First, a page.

US sanctions on Turkey loom amid stalemate on S-400s

Ismail Demir, the head of the Turkish Defense Industry Directorate, it was not logical for any country to purchase missile defense systems only to put them aside. (AFP)
Updated 17 November 2019

US sanctions on Turkey loom amid stalemate on S-400s

  • Ministers as well as high officials of the two countries are working on a solution to the dispute
  • Washington says the S-400s pose a threat to its F-35 jets and has suspended Turkey’s involvement in the program

ANKARA: Following US President Donald Trump’s meeting with his Turkish counterpart Recep Tayyip Erdogan in Washington on Nov. 13, each party was quick to claim success. But the threat of sanctions is still looming if Turkey fails to abandon its plans concerning the Russian S-400 air defense system.
Turkey began receiving its first batch of S-400s in July. In response to this move, the US has quickly banned sales of F-35s to Turkey and removed the country from the F-35 fifth-generation joint strike fighter program.
The US concern was that the system might be used by Russia to secretly acquire confidential details about the jet and is also incompatible with the NATO system.
The US secretary of state and Turkish minister of foreign affairs as well as national security advisers are working on a solution to the dispute.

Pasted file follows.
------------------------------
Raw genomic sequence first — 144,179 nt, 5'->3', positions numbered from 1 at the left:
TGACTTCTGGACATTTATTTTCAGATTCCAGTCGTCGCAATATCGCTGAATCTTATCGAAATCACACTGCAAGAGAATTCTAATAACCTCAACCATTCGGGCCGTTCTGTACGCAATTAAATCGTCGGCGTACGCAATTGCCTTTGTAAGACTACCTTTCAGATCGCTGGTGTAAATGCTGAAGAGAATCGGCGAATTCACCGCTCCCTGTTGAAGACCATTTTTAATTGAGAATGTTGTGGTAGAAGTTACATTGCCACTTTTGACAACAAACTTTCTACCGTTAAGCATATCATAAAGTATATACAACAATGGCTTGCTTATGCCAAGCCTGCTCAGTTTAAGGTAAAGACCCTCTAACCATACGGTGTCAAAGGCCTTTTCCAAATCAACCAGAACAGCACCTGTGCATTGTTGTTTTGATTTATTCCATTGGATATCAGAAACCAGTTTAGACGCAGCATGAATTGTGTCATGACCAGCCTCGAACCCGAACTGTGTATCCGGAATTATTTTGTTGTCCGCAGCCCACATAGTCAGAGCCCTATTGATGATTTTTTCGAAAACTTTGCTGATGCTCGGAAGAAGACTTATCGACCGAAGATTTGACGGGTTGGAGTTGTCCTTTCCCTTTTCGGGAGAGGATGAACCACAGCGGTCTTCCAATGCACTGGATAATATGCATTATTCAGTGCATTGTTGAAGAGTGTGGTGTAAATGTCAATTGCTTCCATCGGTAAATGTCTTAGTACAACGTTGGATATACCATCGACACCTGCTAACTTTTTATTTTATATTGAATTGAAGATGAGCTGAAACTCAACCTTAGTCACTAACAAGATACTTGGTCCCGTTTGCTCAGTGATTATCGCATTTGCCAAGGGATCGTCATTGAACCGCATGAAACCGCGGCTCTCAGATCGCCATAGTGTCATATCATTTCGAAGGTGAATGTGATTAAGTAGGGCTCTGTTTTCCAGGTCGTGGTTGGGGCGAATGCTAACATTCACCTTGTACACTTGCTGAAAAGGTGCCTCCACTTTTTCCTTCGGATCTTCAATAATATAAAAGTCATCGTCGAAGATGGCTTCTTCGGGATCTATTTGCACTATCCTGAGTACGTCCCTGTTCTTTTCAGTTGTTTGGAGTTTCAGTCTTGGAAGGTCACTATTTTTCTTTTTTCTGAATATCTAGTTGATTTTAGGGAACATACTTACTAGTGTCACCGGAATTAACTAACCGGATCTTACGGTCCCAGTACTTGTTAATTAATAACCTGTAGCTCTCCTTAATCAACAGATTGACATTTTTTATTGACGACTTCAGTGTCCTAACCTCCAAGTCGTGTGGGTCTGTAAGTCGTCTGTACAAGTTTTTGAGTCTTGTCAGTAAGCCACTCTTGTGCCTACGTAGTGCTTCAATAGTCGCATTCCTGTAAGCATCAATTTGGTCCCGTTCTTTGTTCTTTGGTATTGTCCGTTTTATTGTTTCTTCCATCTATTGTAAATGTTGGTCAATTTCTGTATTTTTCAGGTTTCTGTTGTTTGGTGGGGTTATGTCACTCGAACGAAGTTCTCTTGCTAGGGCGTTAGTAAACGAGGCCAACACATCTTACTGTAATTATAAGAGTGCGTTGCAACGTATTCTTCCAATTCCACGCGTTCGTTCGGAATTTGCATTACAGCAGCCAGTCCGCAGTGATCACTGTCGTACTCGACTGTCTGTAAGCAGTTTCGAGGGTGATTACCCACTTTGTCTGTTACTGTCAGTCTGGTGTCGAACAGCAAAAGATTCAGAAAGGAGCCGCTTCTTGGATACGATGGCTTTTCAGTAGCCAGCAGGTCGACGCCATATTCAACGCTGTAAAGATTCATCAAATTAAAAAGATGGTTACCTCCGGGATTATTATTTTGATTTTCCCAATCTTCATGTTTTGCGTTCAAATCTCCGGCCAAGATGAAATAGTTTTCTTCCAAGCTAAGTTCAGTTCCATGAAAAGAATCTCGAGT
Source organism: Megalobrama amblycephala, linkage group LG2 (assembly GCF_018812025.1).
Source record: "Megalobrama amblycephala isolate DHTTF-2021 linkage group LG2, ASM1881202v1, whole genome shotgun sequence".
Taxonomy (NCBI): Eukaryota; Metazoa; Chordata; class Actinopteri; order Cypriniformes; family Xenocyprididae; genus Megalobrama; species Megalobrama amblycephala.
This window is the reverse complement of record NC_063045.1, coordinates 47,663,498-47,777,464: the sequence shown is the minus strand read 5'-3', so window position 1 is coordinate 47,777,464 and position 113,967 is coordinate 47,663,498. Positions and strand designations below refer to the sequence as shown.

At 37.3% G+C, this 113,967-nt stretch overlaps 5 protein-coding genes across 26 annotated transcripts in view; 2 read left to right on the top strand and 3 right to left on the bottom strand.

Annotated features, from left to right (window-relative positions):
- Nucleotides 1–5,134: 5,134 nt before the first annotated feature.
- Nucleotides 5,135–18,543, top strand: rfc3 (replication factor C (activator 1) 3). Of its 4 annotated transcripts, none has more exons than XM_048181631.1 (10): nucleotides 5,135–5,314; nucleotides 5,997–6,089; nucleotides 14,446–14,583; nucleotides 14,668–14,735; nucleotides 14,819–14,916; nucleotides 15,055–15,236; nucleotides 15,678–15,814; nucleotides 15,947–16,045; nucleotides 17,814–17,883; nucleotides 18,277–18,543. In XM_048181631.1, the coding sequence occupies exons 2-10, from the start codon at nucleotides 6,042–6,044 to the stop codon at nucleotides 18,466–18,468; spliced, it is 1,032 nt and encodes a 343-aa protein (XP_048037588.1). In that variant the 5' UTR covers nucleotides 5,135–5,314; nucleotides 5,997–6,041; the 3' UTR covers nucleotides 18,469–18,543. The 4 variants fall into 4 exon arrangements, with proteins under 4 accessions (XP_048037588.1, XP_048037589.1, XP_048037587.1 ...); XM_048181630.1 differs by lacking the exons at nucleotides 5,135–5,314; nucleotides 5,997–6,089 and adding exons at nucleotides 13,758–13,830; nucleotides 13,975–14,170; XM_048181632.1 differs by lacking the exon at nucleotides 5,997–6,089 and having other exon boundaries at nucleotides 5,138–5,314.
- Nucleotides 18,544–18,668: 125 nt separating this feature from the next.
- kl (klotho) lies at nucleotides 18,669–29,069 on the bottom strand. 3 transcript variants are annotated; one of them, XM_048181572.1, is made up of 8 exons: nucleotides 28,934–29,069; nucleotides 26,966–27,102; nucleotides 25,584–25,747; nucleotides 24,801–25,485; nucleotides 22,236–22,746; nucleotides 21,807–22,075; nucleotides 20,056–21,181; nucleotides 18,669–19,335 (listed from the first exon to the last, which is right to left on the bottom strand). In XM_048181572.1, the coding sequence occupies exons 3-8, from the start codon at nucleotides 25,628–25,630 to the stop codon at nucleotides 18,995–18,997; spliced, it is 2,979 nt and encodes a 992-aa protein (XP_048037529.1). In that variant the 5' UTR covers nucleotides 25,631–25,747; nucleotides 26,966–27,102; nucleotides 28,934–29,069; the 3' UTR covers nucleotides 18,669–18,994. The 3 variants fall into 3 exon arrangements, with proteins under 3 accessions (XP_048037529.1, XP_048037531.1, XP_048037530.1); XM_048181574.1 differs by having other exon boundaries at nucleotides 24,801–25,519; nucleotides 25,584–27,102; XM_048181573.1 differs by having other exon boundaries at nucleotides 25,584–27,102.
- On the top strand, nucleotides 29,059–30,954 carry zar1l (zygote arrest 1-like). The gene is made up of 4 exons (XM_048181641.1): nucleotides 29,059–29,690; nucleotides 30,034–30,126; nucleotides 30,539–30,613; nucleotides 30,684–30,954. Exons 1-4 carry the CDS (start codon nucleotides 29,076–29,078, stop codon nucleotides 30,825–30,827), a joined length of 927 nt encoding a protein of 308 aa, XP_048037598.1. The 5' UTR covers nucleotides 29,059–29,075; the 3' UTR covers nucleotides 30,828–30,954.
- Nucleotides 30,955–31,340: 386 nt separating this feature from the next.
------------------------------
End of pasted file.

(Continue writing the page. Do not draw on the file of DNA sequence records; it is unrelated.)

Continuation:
However, last week White House National Security Adviser Robert O’Brien made it clear that the threat of sanctions still exists if no common ground is found.
Gonul Tol, founding director of Middle East Institute’s Center for Turkish Studies and adjunct professor at George Washington University, thinks there are not that many face-saving ways of walking out of the S-400 deal for Erdogan.
“One option that is being voiced is for Ankara to announce it has activated the system while in fact the system remains unactivated. Russian response to this option carries a risk for Ankara,” she told Arab News.

FASTFACT

The US concern is that the system might be used by Russia to secretly acquire confidential details about the jet and is also incompatible with the NATO system.

But Tol also believes that if Turkey fails to take steps to address Western concerns over the S-400, Congress might push the administration further to implement Countering America’s Adversaries Through Sanctions Act (CAATSA) on Turkey.
Last month, the US House of Representatives adopted a sanctions package to penalize Ankara over its Syria operation, and key members of the Senate, including Republican Senator Lindsey Graham, have pledged to “come and hit Turkey hard if they don’t get out of Syria and reset the table.”
Karol Wasilewski, an analyst at the Warsaw-based Polish Institute of International Affairs, believes that the solution to this conundrum might be Turkey and US agreeing to keep S-400 boxed in northern Cyprus — a compromise that would satisfy the US and save face for Erdogan since he could easily sell it to the electorate.
“But I think it is extremely unlikely,” he said. The statements of Erdogan, on his way back from Washington to Ankara, were telling, as he announced Turkey will not completely give up on S-400 to acquire US Patriots. Accordingly, Erdogan believes “the offers to buy just Patriots and completely put Russian S-400s aside is an interference to Turkey’s sovereignty rights.”